The Long Gray Line is structured around repetitions and parallels. The narrative can be split roughly into two sections, with the gaping ellipsis of Red Jr.’s childhood being the point that divides the two. The first part details the maturation of Red, leading up to his graduation and, soon after, death in battle, while the second tracks Red Jr. from his enlistment at the Point to being sent off to the front line. There are two weddings central to the plot, but neither one is shown on-screen: the first joining Mary and Marty, and Red Jr.’s marriage to Carol. Marty’s father gives his sons a simple piece of advice in the first, “subsist, subsist,” which is then repeated by Marty himself to Red Jr. in the second. The film features two scenes of Marty meeting with President Eisenhower, which bookend the narrative. The last place Marty Sr. appears in the film is sitting on the porch of the Maher house, which is the same place where Mary passes away – both funerals are notably elided.
Mary and Marty are first joined on a porch, watching a parade, so it’s fitting that Mary dies looking out at a military march. She sits, now an elderly woman, on the porch, at first slumped over in exhaustion but roused to alertness upon hearing the familiar rhythmic drums. Ford cuts to the interior of the house, and we see Marty walk down the stairs with a blanket for her. He stops midway, and another cut aligns us with Marty’s perspective (the only point-of-view shot in the film). The frame is divided cleanly into three planes of depth: background, foreground and middle ground, as we look through a long hallway into a small rectangle of light, a patch of greenery illuminating the otherwise muted brown image. The camera remains static as Mary, seen from behind in the chair, becomes limp and her arm falls downwards. The camera lingers on the image for an unexpectedly long time, but Ford doesn’t reframe or cut in closer to mark the moment or accuntuate any particular detail of the image. It’s the sort of deeply resonant minor gesture that Ford is known for. It’s an unceremonious death of a major character, a draining of life from a physical body; the body will dissolve into the earth and become part of the natural landscape of the Point, the spirit will become enshrined in photos and writings, of the kind that adorn the borders of the image.
Marty runs over to Mary, and the scene dissolves to a statue of the Virgin Mary holding an infant Jesus at a Church-set Christmas celebration. As Tag Gallagher notes of the transition: “An image of spiritual rebirth corresponding to the renewal of the seasons on earth, another tradition, a ‘response’ or ‘answer’ to the questioned posed by Mary’s death.” Following this cut, we see an unusually wordless passage. Marty trudges through the desolate snowy landscape, then wanders through the bleak, dark brown kitchen, pushed to the far left of a wide composition filled with negative space, the sparse mise-en-scene accentuating his internal emptiness.
The film ends with another lengthy parade sequence, over which classical Irish music is played, as opposed to the conventional military hymns of the previous ones. Marty is told that the march is being held in his honour, and we see that he is in the process of becoming one of the Point’s legends. Again, the composition is divided into three very clearly differentiated lines of vision: Marty in the foreground, the paraders marching in the middleground, and a line of calligraphic trees stretching across the background. Ford cuts to another angle, the soldiers marching from background to foreground diagonally. They previously appeared majestic, but now they barely take up a quarter of the frame; the upper portion is occupied with the ambient space of sky and leaves.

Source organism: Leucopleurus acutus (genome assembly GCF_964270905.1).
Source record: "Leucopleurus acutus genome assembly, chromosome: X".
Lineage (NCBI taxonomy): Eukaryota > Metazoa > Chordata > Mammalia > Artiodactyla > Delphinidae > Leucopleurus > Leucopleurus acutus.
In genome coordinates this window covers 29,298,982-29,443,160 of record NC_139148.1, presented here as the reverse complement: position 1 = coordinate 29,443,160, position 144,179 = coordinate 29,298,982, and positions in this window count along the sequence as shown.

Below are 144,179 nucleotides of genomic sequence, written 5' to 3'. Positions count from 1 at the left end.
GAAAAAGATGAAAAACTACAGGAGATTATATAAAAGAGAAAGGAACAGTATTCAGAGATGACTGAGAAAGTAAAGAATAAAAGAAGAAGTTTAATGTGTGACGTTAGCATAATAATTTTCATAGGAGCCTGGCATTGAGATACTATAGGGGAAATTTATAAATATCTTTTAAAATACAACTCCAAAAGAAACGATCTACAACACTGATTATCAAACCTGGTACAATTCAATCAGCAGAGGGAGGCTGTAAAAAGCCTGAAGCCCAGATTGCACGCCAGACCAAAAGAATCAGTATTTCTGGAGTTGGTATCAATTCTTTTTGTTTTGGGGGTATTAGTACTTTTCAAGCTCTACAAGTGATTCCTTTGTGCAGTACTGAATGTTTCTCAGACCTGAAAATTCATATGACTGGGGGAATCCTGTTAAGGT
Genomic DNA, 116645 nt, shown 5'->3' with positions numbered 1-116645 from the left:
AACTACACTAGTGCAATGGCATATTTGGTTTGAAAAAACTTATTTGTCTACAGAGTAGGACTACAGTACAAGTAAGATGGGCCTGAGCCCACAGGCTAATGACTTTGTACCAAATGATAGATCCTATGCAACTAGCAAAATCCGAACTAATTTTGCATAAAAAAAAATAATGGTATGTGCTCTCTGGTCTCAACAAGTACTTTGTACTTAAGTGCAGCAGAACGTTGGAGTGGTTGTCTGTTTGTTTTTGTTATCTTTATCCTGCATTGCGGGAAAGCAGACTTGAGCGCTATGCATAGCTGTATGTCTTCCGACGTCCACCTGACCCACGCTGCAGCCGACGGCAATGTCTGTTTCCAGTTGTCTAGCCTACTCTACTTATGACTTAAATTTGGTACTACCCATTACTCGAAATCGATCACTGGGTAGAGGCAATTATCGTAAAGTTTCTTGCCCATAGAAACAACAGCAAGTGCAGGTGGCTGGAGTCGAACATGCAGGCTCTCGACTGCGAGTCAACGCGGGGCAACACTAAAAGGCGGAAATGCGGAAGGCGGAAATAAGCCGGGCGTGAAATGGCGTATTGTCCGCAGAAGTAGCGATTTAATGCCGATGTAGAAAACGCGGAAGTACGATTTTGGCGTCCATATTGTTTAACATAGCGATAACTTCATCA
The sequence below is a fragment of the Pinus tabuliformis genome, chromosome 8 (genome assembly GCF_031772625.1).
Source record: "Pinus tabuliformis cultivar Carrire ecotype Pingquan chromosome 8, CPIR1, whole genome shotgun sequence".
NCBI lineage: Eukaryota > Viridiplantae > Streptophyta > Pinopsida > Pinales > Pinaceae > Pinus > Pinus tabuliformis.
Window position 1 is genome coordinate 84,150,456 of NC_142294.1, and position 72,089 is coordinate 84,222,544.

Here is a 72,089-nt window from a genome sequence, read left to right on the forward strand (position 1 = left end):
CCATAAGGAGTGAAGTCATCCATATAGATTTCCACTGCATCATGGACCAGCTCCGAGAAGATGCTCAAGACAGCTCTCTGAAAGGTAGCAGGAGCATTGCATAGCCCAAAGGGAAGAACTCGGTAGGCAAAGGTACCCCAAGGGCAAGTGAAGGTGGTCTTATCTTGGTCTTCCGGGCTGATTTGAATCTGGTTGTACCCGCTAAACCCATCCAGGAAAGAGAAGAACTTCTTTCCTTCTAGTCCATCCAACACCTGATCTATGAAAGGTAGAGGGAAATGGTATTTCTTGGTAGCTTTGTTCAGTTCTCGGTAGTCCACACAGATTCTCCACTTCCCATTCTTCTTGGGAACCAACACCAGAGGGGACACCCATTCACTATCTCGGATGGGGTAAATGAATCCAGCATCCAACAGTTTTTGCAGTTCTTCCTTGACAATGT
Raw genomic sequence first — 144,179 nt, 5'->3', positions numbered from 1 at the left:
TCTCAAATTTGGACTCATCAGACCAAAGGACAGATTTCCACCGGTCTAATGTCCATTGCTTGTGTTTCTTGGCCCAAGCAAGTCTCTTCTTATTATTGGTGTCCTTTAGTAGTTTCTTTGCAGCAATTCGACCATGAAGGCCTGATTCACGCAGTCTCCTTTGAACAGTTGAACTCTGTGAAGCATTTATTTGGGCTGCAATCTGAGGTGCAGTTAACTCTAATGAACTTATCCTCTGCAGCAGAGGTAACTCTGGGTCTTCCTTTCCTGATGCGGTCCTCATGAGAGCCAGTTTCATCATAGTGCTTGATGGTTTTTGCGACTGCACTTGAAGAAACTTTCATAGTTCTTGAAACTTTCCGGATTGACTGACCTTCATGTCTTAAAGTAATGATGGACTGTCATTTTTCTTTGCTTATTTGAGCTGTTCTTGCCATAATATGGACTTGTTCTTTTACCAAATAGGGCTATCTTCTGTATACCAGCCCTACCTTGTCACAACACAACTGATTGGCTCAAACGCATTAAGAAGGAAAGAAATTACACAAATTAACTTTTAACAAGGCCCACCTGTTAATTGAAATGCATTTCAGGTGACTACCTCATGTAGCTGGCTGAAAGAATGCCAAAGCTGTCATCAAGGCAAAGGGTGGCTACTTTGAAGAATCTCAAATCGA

As Tag Gallagher notes, the cadets appear similar to “toy soldiers,” a slightly comical, “faceless, mechanical” march. Even though the parade is being staged in Marty’s honour, in good spirits, the scene is a reminder of the absurdity of institutions – the boxy compositions themselves make the greenery appear more similar to one of the Point’s claustrophobic interiors than an escape from them. “It’s been a great day for Marty,” Red Jr. says, to which his mother retorts “It’s been a great life for Marty.” On the surface, the sequence would seem to support this sentimentality. But a closer look at the framing suggests otherwise. Marty, caught up in the spectacle, conjures up visions of the dead: Mary, Marty Sr., Red, all appear as they were in the prime of Marty’s life. Ford alternates between shots of Marty looking out at them and them returning his gaze – one of the very few uses of shot-reverse-shot in the feature – but the angles are mismatched. The other figures in the scene are rendered identical, unidentifiable; it’s only these ghosts that are rendered with any real weight by Ford’s camera, and we realize that everybody truly close to Marty is now lost. As Marty looks out at them, he sobs gently, and extends his hand. Ultimately, however, he collects himself, dries his eyes, and stands to attention, gazing out at the parade. The Church bells kick in. Marty’s emotions here are ambivalent. Is he reminded of his barrenness, his lack of biological lineage? The fact that a large portion of these young men whom Marty has helped to train are likely to soon be marching to their death, as Red did? (Is that why Ford frames their motion so that the hoards of cadets are literally walking out of frame, into the abyss of off-screen space?) Is he reflecting on the flatness of his existence, the lack of permanent impact he’s made?
Ford chooses not to cut to a reverse angle of the parade, but to linger on Marty’s troubled, ambivalent expression. Is Marty truly becoming at peace with himself, or is he throwing himself into the mythos of military valour as a way of distracting himself from the many contradictions of an army career? Repeatedly, the tragedies in Marty’s life lead him to question the worth of life, and repeatedly the order and stability of the parade re-enters to ease his mind, allowing him to lose himself in the escapism of American myths. All that’s truly reaffirmed in this deeply ambiguous ending is the comforting stability that routine offers amongst a sea of incomprehensible tragedies.
Gallagher, Tag, John Ford: The Man and His Films. Oakland: University of California Press, 1992.
Note: All images are screenshots from the DVD of the film.